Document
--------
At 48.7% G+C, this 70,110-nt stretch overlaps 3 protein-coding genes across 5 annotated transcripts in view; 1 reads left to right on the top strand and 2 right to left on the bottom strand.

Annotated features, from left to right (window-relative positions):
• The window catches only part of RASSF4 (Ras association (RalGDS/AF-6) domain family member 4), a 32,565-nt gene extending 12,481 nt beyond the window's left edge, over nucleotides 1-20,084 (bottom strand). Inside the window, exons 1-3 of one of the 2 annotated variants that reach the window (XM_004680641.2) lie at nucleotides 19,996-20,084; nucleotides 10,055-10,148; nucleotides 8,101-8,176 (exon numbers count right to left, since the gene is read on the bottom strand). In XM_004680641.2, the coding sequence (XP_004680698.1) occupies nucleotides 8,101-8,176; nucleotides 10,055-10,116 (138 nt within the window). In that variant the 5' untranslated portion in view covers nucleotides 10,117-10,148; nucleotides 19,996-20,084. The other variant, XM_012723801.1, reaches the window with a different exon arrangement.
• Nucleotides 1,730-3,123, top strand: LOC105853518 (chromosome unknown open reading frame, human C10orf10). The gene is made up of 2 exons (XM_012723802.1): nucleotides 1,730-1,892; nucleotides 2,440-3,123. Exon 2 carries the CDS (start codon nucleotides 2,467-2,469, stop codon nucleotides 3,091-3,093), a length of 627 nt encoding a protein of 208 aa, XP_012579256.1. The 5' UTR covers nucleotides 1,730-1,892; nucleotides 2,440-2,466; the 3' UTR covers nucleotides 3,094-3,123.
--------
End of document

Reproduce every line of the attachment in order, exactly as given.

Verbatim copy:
At 48.7% G+C, this 70,110-nt stretch overlaps 3 protein-coding genes across 5 annotated transcripts in view; 1 reads left to right on the top strand and 2 right to left on the bottom strand.

Annotated features, from left to right (window-relative positions):
• The window catches only part of RASSF4 (Ras association (RalGDS/AF-6) domain family member 4), a 32,565-nt gene extending 12,481 nt beyond the window's left edge, over nucleotides 1-20,084 (bottom strand). Inside the window, exons 1-3 of one of the 2 annotated variants that reach the window (XM_004680641.2) lie at nucleotides 19,996-20,084; nucleotides 10,055-10,148; nucleotides 8,101-8,176 (exon numbers count right to left, since the gene is read on the bottom strand). In XM_004680641.2, the coding sequence (XP_004680698.1) occupies nucleotides 8,101-8,176; nucleotides 10,055-10,116 (138 nt within the window). In that variant the 5' untranslated portion in view covers nucleotides 10,117-10,148; nucleotides 19,996-20,084. The other variant, XM_012723801.1, reaches the window with a different exon arrangement.
• Nucleotides 1,730-3,123, top strand: LOC105853518 (chromosome unknown open reading frame, human C10orf10). The gene is made up of 2 exons (XM_012723802.1): nucleotides 1,730-1,892; nucleotides 2,440-3,123. Exon 2 carries the CDS (start codon nucleotides 2,467-2,469, stop codon nucleotides 3,091-3,093), a length of 627 nt encoding a protein of 208 aa, XP_012579256.1. The 5' UTR covers nucleotides 1,730-1,892; nucleotides 2,440-2,466; the 3' UTR covers nucleotides 3,094-3,123.